At NY Historical Society - Silicon City Exhibit
What happens when you take the Meetup engineering crew to the NY Historical Society - Silicon City Exhbit? Someone ends up on their modern laptop in the middle of a history lesson, was he just trying to mock the Univac or was he just trying to make sure Meetup was running smoothly!
We got to see some older progamming languages and associated mainframes.
We saw punch cards and old satellites, like the Telstar 1, launched in 1962 it successully relayed the first television pictures, telephone calls, and fax images.
All in all it was a great trip through the evolution of technology, which reminds us here at Meetup to continue to evolve our technologies and platform so that we can constantly improve the user experiences our organizers and members have. We love our tech, but we also love building community both inside and out of Meetup.
New York is home to companies who are evolving the face of technology.
We listen intently as we learn people used to be called computers and eventually as we all know it’s what we now call the hardware.
Always be gaming.
Can’t blame that on auto-correct.
I think Angry Cat is just lonely.
We believe in constantly futurizing Meetup, so we’ve been spending a lot of time prototyping, learning, and making as we move towards Rainbows & Unicorns and making Meetup even better. We hope that by sharing what we’re learning along the way, it helps other engineering teams positively change their company too.
Selecting the right tool for the job is core to our engineering culture. There are five big areas we’ve been focusing on so far, and with each one we’ve been building a little piece of Meetup product as the key part of our assessment.
Build, test, launch, test, build…
We’re rebuilding the backbone of Meetup – our continuous delivery pipeline. We decided that in order to empower our engineers with the tools and infrastructure we have boldly envisioned, we’d need to use a new set of CI and automation tools and frameworks. We’re currently using Jenkins which has served us well, but really like what we’re seeing with Bamboo as a complete CI pipeline tool with very high quality plugins and orchestration hooks.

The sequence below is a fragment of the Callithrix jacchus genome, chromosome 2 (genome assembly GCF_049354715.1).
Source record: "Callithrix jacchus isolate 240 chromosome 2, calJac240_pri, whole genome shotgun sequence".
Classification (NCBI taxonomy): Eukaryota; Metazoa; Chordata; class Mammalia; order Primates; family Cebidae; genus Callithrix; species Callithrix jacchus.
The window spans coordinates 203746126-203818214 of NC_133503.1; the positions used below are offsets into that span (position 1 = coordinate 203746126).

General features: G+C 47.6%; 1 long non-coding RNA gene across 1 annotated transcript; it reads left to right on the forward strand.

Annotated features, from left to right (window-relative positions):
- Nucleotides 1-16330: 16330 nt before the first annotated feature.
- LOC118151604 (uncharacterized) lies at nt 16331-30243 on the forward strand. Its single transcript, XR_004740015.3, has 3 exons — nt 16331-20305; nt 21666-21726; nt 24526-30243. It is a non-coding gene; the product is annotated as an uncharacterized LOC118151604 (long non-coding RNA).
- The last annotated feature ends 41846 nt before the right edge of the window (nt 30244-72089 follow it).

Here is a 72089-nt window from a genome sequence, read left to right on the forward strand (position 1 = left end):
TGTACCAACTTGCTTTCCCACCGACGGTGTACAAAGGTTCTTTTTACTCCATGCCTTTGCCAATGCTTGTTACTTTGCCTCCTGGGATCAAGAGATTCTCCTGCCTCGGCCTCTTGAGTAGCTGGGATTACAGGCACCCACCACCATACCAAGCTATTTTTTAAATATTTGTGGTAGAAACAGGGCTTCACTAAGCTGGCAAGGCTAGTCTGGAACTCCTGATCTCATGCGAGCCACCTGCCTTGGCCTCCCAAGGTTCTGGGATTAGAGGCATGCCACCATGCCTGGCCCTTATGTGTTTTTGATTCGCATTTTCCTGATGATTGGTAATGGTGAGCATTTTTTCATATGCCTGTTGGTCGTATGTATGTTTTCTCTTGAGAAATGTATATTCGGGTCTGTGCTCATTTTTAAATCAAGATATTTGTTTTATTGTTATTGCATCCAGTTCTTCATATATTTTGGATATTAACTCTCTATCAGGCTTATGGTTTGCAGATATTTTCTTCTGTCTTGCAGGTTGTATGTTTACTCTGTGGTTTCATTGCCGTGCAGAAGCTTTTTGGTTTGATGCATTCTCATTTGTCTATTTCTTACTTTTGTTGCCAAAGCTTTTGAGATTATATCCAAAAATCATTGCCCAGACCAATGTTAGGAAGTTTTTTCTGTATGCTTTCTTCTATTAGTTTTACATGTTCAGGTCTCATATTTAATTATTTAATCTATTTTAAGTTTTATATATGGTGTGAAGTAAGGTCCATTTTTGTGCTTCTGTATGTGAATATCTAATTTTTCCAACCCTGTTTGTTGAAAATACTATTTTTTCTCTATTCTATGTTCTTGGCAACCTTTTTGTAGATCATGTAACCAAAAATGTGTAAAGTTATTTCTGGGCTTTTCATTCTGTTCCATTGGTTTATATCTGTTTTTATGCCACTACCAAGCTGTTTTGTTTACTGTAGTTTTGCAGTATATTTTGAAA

We’re reassessing our testing frameworks across our core, web, and mobile platforms so that we have a stronger suite of unit/integration/UI/regression tests with even more coverage. So far we’ve been really enjoying using Selenium, Appium for our native apps, and the Robot framework for acceptance testing.
Moving Meetup to the cloud
We’re a (mostly) bare metal shop with multiple data centers now. We’re ready to take advantage of the benefits of moving to the cloud including auto-scaling, the ability to create phoenix systems with instances automatically rising out of ones that have crashed and burned, and reducing operational effort and total cost of ownership.
Our infrastructure team has been building our new continuous delivery pipeline and other tools on both Amazon Web Services and Google Cloud Platform and we’re close to making a decisions as to which cloud provider we’re selecting.
A world full of services
Our core engineering team is breaking up our monolithic back-end platform into a service-oriented one. We’re not yet sure how “micro-service” we’ll get since we’re still figuring out how bounded contexts apply to Meetup product, where the seams really are in our codebase, and what parts of our monolith need to scale in bigger or different ways than the others.
We’re very excited to start on the path to learning and making decisions by building our first new service using part of the Netflix OSS stack. We did initial prototyping using Twitter’s Finagle and Typesafe’s Reactive Platform as well, and they’re all great stacks. But we’ve decided on the Netflix OSS and are starting off using Hystrix, RxJava, RxScala, and RxNetty to build our first service.